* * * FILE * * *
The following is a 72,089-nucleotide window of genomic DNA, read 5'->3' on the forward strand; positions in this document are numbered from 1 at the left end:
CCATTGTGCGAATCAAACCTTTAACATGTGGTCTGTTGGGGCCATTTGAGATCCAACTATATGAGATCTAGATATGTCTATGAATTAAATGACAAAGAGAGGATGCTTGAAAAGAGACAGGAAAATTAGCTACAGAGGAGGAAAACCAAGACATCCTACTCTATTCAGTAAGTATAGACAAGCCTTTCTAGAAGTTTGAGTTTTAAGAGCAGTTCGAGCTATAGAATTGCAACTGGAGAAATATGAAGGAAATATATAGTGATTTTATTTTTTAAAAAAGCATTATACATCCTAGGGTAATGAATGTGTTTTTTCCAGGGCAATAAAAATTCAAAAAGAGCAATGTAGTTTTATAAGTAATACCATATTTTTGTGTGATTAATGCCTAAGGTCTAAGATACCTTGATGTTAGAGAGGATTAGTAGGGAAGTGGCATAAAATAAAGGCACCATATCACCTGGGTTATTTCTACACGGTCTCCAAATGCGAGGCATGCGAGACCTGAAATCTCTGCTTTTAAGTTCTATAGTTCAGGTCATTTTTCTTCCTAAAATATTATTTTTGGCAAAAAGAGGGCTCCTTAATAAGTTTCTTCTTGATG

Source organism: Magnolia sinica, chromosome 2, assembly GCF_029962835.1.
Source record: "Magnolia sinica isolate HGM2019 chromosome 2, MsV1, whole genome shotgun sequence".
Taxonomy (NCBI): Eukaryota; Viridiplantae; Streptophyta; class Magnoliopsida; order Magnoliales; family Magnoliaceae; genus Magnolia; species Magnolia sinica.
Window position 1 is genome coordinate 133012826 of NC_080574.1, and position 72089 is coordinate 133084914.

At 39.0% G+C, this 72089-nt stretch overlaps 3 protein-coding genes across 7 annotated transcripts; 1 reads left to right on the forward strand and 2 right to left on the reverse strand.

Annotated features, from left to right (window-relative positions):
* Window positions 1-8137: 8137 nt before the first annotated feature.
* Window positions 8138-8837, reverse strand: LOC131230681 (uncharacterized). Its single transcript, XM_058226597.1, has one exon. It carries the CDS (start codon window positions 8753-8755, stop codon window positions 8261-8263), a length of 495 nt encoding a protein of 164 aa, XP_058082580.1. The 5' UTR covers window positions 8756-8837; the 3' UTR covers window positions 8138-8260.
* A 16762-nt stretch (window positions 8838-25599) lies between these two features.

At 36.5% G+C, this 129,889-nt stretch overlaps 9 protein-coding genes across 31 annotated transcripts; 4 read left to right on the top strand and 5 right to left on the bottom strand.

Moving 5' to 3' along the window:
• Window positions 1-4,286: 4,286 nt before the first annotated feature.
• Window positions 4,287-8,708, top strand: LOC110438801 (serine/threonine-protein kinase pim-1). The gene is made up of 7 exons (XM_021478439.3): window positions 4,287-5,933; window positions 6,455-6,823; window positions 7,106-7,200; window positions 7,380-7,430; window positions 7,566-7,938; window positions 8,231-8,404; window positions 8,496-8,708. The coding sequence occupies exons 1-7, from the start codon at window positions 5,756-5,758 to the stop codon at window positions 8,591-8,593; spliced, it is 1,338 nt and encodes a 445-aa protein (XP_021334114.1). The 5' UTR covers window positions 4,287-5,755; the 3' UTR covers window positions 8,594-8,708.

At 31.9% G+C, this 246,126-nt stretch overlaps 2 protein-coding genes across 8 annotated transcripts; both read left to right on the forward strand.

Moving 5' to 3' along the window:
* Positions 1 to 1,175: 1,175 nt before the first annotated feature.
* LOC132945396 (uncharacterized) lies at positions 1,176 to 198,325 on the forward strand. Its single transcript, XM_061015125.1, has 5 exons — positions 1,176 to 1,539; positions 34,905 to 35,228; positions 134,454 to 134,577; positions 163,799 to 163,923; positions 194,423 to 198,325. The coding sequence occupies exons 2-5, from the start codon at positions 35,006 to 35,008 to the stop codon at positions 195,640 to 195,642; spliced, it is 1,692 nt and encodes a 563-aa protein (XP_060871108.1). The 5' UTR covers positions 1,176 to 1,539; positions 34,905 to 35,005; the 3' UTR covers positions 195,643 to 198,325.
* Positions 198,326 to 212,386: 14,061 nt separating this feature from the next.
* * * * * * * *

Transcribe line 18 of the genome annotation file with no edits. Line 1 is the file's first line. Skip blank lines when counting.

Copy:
* Positions 1 to 1,175: 1,175 nt before the first annotated feature.